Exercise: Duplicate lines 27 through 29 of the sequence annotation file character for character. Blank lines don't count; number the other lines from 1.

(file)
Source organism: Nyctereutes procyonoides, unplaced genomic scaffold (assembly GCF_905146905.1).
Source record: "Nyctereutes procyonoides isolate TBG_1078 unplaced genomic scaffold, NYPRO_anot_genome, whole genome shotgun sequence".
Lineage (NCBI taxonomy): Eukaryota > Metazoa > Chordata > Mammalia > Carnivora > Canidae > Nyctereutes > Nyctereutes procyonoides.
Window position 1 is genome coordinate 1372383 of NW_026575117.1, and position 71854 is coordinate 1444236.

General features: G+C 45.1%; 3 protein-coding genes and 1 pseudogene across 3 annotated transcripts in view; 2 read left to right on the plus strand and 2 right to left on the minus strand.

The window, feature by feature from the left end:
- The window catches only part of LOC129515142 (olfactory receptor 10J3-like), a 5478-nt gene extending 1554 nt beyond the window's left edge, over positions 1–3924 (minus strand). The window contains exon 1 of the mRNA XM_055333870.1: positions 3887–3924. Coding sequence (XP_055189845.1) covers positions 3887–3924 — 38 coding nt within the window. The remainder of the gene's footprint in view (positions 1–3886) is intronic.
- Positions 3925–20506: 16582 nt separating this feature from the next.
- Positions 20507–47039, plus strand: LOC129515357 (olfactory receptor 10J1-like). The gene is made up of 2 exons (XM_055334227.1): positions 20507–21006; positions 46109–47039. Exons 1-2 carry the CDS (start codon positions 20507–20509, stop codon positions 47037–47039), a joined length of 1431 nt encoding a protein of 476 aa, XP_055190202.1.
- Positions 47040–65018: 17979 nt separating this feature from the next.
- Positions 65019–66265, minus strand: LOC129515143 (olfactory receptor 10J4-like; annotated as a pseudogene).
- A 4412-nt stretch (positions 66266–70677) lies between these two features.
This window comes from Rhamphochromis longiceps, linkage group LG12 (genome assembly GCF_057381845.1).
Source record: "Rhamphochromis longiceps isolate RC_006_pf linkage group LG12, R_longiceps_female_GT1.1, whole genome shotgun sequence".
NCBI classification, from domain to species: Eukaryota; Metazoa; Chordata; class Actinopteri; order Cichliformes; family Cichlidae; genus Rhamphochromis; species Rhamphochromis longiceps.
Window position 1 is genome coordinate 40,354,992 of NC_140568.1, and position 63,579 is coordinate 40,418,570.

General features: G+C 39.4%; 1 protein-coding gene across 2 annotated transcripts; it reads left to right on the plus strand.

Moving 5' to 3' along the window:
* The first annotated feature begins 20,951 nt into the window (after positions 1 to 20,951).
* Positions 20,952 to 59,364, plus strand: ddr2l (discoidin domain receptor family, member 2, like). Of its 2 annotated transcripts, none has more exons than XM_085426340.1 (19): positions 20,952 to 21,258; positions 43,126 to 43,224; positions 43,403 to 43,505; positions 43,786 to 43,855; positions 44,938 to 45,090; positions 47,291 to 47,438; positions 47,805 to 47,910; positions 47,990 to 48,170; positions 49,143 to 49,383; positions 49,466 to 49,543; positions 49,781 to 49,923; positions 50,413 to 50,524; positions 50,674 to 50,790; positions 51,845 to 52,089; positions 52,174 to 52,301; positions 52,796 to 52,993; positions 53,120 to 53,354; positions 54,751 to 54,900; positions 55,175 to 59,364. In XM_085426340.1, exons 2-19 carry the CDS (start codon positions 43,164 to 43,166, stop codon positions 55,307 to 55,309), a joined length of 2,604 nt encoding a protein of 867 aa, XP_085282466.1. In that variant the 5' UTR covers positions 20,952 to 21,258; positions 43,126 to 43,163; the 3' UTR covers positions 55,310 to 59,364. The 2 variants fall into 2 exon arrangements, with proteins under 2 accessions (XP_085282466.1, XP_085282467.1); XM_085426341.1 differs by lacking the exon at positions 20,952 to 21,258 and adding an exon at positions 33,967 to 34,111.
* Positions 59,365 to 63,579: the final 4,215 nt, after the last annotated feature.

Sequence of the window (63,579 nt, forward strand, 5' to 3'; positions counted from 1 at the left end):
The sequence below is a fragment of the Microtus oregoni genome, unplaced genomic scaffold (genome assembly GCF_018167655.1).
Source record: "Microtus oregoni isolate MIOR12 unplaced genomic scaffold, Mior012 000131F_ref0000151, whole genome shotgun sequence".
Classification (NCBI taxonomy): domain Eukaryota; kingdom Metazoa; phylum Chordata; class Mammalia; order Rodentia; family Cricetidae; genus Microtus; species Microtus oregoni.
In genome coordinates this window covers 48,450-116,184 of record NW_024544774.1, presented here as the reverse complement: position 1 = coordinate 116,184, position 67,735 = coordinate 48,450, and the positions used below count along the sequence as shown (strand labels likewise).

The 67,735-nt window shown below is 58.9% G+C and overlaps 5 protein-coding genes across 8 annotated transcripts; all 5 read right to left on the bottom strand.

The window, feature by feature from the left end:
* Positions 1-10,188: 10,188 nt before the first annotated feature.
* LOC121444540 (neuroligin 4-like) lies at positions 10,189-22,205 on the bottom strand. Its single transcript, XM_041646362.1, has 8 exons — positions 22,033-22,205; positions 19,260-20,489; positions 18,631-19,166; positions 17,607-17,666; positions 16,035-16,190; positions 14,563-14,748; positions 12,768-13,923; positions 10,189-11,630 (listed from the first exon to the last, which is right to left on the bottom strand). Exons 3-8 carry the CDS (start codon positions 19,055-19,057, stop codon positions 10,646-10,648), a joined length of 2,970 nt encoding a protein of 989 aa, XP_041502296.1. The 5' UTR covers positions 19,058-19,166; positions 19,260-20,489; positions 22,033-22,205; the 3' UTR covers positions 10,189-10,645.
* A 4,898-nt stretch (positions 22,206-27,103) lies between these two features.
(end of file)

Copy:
The 67,735-nt window shown below is 58.9% G+C and overlaps 5 protein-coding genes across 8 annotated transcripts; all 5 read right to left on the bottom strand.

The window, feature by feature from the left end:
* Positions 1-10,188: 10,188 nt before the first annotated feature.